Is Georgia serious about licensing reform?
Earlier this week, Secretary of State Brad Raffensperger led the first meeting of his office’s new GA WORKS Licensing Commission. The optimistic observer may see this as Georgia’s next step toward removing barriers to work.
The Commission, which included legislators, chamber of commerce members and experts from the private sector, looks to review Georgia’s occupational licensing practices and implement a framework to accommodate the state’s changing economy. Georgia has taken steps to make it easier to work. This year, the legislature adopted a new law requiring licensing boards to recognize most out-of-state licenses held by newcomers.
But legislators have punted on other ideas. A bill to free niche beauty professions from licensing requirements was introduced this year. As was a bill to remove vague language from licensing criteria to make it easier for Georgians with criminal records to obtain an occupational license. Neither made it across the finish line.
Gov. Brian Kemp vetoed nine items in the fiscal 2024 budget and ordered agencies to “disregard” another 134 legislative instructions about state spending. Naturally this raised a few eyebrows as differences generally get worked out during the session. So what does this tell us?
Though one of the stated goals of Certificate of Need laws is to aid underserved populations, research shows they lead to diminished services in low-income communities and rural areas.
Clayton County paid a private developer $559,000 to create a seven-page PowerPoint presentation, a 27-page design presentation and a 49-page seismic data and wind presentation. Now the county wants its money back. This, and more, in our latest stories about waste, fraud or abuse of taxpayer money or taxpayer-funded resources throughout Georgia.
The fact that test scores for eighth graders fell sharply post-pandemic is not surprising. But it does raise serious questions about the teaching of history and civics in schools today.
Georgia received a net $1.28 billion increase in adjusted gross income from newcomers over the past year. Virtually all of it came from the six highest-tax states in the nation.
Gov. Brian Kemp is making an economic development trip to Israel, Kemp spokesperson Garrison Douglas confirmed this week. Douglas said Kemp will meet with Israeli companies that do business in the state, as well as with government officials.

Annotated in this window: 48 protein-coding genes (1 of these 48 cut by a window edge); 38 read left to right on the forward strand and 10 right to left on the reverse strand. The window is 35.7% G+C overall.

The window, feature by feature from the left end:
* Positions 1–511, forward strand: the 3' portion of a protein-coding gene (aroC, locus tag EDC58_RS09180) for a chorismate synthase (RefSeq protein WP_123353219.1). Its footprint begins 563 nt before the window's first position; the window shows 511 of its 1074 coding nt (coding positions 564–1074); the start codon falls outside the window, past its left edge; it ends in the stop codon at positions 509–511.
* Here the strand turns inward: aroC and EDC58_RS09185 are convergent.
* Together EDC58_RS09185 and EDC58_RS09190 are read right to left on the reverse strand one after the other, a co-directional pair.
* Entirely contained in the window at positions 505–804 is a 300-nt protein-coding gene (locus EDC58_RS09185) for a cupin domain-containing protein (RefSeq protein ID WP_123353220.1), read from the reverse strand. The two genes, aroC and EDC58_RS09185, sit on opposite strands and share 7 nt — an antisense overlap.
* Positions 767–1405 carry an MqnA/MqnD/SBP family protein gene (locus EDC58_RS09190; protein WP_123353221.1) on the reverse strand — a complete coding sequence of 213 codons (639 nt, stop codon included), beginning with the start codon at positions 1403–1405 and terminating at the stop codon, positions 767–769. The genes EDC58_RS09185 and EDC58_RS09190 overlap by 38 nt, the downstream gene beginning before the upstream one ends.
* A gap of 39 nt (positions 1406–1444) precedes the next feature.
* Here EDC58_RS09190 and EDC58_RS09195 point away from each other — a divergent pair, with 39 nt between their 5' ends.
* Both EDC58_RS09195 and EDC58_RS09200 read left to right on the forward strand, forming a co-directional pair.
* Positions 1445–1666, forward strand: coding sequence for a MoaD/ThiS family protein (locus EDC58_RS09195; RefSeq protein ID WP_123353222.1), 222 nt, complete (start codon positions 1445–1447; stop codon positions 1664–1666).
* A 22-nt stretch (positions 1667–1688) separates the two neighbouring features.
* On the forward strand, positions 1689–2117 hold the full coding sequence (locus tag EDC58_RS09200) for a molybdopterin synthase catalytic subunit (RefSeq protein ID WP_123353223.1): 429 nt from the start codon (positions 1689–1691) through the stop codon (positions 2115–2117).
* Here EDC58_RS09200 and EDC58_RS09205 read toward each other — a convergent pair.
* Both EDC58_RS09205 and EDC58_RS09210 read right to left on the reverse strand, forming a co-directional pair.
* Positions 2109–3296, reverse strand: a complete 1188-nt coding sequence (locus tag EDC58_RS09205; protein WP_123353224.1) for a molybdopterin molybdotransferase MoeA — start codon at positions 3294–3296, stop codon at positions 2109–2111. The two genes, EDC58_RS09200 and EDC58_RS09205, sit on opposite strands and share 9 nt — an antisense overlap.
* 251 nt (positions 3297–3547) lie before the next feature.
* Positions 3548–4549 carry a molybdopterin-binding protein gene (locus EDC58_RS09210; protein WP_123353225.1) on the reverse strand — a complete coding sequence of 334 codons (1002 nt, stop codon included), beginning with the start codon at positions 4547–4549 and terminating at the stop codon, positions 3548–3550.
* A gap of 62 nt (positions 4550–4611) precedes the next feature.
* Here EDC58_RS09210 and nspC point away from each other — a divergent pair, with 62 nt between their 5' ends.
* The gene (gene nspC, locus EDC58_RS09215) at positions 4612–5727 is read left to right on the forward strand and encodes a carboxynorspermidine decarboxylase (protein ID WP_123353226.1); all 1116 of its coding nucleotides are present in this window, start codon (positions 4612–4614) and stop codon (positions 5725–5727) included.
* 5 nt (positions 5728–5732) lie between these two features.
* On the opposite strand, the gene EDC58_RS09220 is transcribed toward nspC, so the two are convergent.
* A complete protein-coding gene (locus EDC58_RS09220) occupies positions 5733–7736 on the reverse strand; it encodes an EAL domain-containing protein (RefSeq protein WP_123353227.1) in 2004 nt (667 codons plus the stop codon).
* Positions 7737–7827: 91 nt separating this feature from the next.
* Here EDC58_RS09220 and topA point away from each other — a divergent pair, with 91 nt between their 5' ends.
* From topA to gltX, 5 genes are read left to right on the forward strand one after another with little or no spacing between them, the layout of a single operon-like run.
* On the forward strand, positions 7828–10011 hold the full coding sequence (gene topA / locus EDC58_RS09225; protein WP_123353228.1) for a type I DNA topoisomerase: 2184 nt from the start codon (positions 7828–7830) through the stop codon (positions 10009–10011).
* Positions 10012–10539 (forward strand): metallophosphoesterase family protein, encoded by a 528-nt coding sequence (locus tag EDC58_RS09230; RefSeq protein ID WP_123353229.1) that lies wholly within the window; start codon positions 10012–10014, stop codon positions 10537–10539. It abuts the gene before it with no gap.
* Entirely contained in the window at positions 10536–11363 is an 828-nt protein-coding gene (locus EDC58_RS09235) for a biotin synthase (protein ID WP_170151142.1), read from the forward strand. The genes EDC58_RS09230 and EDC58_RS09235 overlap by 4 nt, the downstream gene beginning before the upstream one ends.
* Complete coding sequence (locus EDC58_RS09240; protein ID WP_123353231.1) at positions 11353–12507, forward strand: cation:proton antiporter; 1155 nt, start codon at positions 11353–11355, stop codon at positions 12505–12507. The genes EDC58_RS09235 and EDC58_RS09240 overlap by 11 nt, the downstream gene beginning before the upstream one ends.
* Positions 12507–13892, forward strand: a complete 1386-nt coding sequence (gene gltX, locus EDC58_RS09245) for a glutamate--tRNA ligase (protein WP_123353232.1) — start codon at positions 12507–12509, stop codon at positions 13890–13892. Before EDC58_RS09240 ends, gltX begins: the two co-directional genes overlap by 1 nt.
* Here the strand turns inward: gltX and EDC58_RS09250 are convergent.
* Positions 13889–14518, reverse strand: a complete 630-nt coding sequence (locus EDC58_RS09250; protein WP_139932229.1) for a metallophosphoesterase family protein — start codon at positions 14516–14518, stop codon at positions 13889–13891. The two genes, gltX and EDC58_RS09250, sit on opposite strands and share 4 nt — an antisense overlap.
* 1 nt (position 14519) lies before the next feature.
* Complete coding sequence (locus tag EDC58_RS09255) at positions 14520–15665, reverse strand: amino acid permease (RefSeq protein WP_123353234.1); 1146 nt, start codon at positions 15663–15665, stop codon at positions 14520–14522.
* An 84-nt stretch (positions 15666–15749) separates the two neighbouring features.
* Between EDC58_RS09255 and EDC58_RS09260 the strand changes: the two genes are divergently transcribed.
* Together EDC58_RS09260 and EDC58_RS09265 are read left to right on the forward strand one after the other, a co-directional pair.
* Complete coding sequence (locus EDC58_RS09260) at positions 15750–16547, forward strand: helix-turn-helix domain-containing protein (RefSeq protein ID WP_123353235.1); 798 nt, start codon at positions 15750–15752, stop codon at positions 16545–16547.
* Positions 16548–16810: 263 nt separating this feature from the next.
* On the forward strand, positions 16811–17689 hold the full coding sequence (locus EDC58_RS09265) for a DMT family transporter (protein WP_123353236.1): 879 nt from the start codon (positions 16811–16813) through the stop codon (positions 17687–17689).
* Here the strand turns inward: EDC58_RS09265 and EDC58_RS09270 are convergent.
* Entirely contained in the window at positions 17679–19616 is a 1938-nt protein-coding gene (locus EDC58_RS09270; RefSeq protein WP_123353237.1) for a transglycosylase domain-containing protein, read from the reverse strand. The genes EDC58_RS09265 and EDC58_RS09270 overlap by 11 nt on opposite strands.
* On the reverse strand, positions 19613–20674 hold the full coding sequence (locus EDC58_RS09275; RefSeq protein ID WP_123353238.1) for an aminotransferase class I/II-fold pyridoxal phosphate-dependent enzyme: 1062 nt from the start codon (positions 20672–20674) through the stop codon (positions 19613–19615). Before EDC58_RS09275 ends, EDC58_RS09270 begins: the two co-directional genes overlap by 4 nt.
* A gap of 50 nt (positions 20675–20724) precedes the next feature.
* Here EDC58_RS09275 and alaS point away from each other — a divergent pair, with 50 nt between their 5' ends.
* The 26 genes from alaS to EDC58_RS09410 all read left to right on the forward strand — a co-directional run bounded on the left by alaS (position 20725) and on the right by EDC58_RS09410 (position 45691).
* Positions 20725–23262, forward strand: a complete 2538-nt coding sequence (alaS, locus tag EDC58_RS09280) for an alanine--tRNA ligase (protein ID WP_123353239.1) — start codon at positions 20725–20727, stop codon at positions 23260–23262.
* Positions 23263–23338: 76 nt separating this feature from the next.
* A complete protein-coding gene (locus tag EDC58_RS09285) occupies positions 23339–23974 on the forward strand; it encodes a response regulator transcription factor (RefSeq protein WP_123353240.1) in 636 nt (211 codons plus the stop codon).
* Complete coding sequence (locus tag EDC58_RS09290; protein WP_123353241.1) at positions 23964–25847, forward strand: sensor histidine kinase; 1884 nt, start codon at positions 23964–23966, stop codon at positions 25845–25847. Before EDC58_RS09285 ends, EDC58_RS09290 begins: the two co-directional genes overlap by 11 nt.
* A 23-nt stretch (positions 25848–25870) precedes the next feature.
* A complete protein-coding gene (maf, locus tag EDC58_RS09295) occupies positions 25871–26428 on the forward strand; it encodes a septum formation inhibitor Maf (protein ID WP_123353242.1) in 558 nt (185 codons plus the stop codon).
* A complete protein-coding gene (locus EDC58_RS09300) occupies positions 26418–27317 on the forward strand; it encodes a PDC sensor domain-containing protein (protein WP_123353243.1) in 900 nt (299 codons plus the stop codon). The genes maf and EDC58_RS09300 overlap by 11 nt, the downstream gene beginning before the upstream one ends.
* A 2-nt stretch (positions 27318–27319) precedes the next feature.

The “vast majority” of Cobb County homeowners will receive higher property tax assessments this year. That’s what Stephen White, the chief appraiser for the Cobb Board of Tax Assessors, said as his office begins sending out assessment notices.
The University System of Georgia Board of Regents voted unanimously in favor of a $3.18 billion fiscal 2024 operating budget with no increase in tuition for the sixth time in the last eight years at 25 of the system’s 26 institutions.
Georgia students lost months of learning over the past few years, and the loss could manifest itself in billions of dollars in reduced wages. On average, Georgia students lost more than four months of math learning and two months of reading learning.
Electricity bills for Georgia Power customers will increase by 12% beginning in June after Georgia’s PSC approved the boost to make up for the higher cost of fuel. The commissioners voted unanimously to let Georgia Power collect an additional $6.6 billion from its 2.7 million customers over the next three years.
While Georgia has no statewide regulations for short-term rentals, save for requiring owners to pay hotel taxes, various local governments have begun to enact their own regulations.
How to proceed with a possible repeal or amendment to Georgia’s Certificate of Need requirement is likely a hot-button topic for the foreseeable future. At the same time, a new Georgia Public Policy Foundation report found Certificate of Need regulations have resulted in diminished availability of health care services and higher costs.
When it comes to quality, some Georgia hospitals need a checkup. Of the 81 Peach State hospitals graded in a new report, 32 received a “C,” while 20 earned a “B,” and 19 picked up an “A.” Seven others received a “D.”
Quotes of the Week
“A false conclusion once arrived at and widely accepted is not easily dislodged; and the less it is understood, the more tenaciously it is held.” – Georg Cantor
“Golf is the closest game to the game we call life. You get good breaks from bad shots, you get bad breaks from good shots, but you have to play the ball where it lies.” – Bobby Jones
“Mamas, don’t let your cowboys grow up to be babies. I meant what I said!” – Cody Johnson